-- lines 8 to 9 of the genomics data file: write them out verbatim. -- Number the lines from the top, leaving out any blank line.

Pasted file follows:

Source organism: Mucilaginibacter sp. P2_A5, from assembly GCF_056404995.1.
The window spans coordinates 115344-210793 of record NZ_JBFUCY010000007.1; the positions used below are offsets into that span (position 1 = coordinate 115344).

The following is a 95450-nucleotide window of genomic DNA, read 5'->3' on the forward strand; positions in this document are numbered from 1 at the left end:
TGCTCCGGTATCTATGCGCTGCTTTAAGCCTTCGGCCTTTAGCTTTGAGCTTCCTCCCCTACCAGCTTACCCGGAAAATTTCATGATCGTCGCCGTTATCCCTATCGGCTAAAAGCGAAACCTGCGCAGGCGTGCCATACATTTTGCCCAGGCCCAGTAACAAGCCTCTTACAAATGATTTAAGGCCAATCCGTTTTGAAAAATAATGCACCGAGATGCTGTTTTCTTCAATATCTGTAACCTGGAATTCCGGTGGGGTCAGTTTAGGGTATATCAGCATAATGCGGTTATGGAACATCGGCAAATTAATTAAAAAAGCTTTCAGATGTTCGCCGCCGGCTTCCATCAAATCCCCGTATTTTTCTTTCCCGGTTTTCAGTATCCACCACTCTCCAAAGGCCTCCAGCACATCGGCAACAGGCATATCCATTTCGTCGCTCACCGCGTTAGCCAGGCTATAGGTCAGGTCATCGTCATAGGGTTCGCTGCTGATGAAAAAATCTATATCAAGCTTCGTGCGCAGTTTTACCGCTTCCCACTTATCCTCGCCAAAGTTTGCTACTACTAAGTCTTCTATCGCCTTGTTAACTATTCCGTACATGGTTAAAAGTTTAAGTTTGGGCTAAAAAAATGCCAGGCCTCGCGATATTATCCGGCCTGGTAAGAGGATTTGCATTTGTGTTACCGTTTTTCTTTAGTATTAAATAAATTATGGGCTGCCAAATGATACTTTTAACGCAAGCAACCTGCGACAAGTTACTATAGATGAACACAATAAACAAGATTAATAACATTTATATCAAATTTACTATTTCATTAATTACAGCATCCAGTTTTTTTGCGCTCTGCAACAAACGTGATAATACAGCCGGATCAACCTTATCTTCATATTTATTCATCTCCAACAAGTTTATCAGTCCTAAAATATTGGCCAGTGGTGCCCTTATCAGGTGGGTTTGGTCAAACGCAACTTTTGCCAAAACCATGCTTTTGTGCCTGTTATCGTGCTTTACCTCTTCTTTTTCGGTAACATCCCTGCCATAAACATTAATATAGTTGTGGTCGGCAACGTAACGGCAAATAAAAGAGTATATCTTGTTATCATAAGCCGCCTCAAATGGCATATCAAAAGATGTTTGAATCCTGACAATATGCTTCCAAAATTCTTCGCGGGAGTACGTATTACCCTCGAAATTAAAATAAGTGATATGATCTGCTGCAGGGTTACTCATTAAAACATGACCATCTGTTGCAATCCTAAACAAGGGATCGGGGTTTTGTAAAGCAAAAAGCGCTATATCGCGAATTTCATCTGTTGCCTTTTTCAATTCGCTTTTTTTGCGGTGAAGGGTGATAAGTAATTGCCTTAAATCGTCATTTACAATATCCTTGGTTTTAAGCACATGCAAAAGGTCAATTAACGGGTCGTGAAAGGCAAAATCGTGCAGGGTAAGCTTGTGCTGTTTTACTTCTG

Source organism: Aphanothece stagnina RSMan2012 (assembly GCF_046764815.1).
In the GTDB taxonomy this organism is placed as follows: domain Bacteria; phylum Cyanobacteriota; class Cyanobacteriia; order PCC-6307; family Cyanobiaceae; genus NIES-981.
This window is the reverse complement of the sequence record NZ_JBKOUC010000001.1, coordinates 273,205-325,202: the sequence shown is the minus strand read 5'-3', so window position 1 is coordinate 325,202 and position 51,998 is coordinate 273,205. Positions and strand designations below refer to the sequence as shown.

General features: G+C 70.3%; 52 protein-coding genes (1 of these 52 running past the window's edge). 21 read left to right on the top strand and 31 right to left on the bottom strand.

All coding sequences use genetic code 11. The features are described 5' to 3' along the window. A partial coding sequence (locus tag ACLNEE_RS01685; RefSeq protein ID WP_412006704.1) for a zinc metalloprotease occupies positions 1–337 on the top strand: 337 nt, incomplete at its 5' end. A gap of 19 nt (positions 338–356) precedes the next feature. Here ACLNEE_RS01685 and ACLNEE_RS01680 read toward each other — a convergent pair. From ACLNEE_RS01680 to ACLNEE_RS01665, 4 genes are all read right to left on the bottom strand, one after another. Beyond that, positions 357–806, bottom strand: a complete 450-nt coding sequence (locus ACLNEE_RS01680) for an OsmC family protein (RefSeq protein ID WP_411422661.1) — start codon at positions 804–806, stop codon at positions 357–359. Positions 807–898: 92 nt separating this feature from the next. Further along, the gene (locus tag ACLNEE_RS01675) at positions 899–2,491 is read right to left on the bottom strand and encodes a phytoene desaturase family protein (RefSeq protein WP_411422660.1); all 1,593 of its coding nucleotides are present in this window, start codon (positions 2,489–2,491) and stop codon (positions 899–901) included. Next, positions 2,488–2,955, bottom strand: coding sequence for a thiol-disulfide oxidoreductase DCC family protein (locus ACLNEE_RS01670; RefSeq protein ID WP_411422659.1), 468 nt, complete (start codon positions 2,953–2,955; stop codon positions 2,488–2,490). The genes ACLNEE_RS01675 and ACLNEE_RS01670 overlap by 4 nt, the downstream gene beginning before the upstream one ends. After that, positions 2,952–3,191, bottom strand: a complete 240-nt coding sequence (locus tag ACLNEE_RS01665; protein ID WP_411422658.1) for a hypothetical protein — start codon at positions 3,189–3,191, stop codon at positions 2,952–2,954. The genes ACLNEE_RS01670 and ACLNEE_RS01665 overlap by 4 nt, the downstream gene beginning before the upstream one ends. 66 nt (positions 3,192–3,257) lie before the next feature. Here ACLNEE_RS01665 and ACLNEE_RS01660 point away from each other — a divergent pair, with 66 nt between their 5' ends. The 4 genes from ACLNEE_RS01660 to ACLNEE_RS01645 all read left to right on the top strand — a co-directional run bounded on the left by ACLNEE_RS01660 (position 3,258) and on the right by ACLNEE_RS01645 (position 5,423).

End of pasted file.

General features: G+C 70.3%; 52 protein-coding genes (1 of these 52 running past the window's edge). 21 read left to right on the top strand and 31 right to left on the bottom strand.

All coding sequences use genetic code 11. The features are described 5' to 3' along the window. A partial coding sequence (locus tag ACLNEE_RS01685; RefSeq protein ID WP_412006704.1) for a zinc metalloprotease occupies positions 1–337 on the top strand: 337 nt, incomplete at its 5' end. A gap of 19 nt (positions 338–356) precedes the next feature. Here ACLNEE_RS01685 and ACLNEE_RS01680 read toward each other — a convergent pair. From ACLNEE_RS01680 to ACLNEE_RS01665, 4 genes are all read right to left on the bottom strand, one after another. Beyond that, positions 357–806, bottom strand: a complete 450-nt coding sequence (locus ACLNEE_RS01680) for an OsmC family protein (RefSeq protein ID WP_411422661.1) — start codon at positions 804–806, stop codon at positions 357–359. Positions 807–898: 92 nt separating this feature from the next. Further along, the gene (locus tag ACLNEE_RS01675) at positions 899–2,491 is read right to left on the bottom strand and encodes a phytoene desaturase family protein (RefSeq protein WP_411422660.1); all 1,593 of its coding nucleotides are present in this window, start codon (positions 2,489–2,491) and stop codon (positions 899–901) included. Next, positions 2,488–2,955, bottom strand: coding sequence for a thiol-disulfide oxidoreductase DCC family protein (locus ACLNEE_RS01670; RefSeq protein ID WP_411422659.1), 468 nt, complete (start codon positions 2,953–2,955; stop codon positions 2,488–2,490). The genes ACLNEE_RS01675 and ACLNEE_RS01670 overlap by 4 nt, the downstream gene beginning before the upstream one ends. After that, positions 2,952–3,191, bottom strand: a complete 240-nt coding sequence (locus tag ACLNEE_RS01665; protein ID WP_411422658.1) for a hypothetical protein — start codon at positions 3,189–3,191, stop codon at positions 2,952–2,954. The genes ACLNEE_RS01670 and ACLNEE_RS01665 overlap by 4 nt, the downstream gene beginning before the upstream one ends. 66 nt (positions 3,192–3,257) lie before the next feature. Here ACLNEE_RS01665 and ACLNEE_RS01660 point away from each other — a divergent pair, with 66 nt between their 5' ends. The 4 genes from ACLNEE_RS01660 to ACLNEE_RS01645 all read left to right on the top strand — a co-directional run bounded on the left by ACLNEE_RS01660 (position 3,258) and on the right by ACLNEE_RS01645 (position 5,423).